I continued taking the two drugs for a few weeks to get a true unadulterated feel for the rise in cognitive function supposedly achievable through the use of this drug. I wish I could have conducted some sort of double-blind study with a friend, so as to waive the possibility of a placebo effect. What I can say with certainty is I could definitely notice a difference in my retention of information. My long-term memory has always been a precision point of mine. I can remember what you told me about the Dali painting at his museum when we were in Barcelona five years ago. My short-term memory is my shortcoming by comparison. I can barely remember what I ate for breakfast this morning. This was the area in which I benefited the most. I found I could cram for a test the day before and remember significantly more than I would otherwise.
There was a catch: I had to be actively engaged in what I was trying to remember or learn. It DID NOT increase my attention. I suffer from a rather serious case of ADHD- inattentive type. It felt as if I would have a clearer memory of a memory I was pondering in that moment. (You might have to reread that last sentence. I promise it makes sense.) I knew I wanted to focus on what was right in front of me, but my inattentiveness hindered that severely. In a way, it was as if I became a much stronger daydreamer. In the end, on the advice of my doctor, I started taking a stimulant medication to treat my attention deficit. I have found that when I am able to devote my focus to one task at a time, I am able to remember more than is usually required in life. I don’t encourage you to take Nootropics, unless you and your doctor (so long as he isn’t a crooked doc) decide that you would benefit from their GABAergic effects. I have played my own doctor for far too long—and always manage to mess something up more than it was already—every time I self-medicate.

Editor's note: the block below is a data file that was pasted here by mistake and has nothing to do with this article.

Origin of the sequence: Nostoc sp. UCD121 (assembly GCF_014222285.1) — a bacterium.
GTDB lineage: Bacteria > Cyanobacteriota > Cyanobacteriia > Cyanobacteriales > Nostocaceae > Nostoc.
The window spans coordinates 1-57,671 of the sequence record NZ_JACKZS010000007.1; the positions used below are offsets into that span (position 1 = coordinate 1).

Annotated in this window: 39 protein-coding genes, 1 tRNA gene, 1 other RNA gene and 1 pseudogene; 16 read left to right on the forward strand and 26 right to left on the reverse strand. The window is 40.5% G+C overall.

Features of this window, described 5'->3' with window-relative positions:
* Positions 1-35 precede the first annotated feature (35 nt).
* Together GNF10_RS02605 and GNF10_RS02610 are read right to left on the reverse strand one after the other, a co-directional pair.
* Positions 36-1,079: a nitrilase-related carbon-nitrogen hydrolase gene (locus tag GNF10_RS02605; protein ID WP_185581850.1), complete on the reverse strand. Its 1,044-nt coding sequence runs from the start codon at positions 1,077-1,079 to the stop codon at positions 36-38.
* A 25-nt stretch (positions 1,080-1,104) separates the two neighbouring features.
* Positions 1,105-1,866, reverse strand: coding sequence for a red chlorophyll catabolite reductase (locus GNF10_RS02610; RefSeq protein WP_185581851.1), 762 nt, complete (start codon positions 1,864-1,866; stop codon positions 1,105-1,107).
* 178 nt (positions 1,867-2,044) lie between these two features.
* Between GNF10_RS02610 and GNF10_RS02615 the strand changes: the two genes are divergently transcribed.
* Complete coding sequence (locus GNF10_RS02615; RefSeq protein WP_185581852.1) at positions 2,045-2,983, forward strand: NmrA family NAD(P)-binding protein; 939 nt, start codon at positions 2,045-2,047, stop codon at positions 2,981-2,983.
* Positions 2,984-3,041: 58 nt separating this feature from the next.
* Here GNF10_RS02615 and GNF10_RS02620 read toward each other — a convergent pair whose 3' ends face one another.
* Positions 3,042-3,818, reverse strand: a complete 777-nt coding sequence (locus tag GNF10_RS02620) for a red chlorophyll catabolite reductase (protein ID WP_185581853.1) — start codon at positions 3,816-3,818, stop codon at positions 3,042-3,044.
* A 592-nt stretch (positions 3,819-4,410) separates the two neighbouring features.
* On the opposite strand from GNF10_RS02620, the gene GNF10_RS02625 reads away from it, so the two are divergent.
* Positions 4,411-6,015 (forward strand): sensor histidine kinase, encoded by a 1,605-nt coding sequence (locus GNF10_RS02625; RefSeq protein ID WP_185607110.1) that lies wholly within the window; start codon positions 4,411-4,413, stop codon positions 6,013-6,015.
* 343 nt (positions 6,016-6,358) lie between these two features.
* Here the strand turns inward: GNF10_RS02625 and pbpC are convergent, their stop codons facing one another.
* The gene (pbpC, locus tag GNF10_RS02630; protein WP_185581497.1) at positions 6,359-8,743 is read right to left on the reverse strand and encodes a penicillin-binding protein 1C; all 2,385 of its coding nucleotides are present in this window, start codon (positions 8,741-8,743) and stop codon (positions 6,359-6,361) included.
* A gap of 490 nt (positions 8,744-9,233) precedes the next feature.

By Andrew T.
Filed under: Alcohol and Drugs, Featured · Tags: acetylcholine inhibitor, addict, Addiction, ADHD, ADHD inattentive type, adverse effects, Alcohol and Drugs, Barcelona, cognitive function, contraindications, Dali, doctor, doctors, double-blind study, ego, GABAergic, granule capsules, inattentiveness, intellect, internet, knowledge, lecithin, Limitless, long-term memory, medication, memory, memory loss, methadone, negative interaction, neurotransmitter, Nootropics, opiates, pharmacokinetics, pharmacology, pills, Piracetam, placebo, placebo effect, Salvador Dali, self-medicate, short-term memory, side effects, slow learner, stimulant, UC Berkeley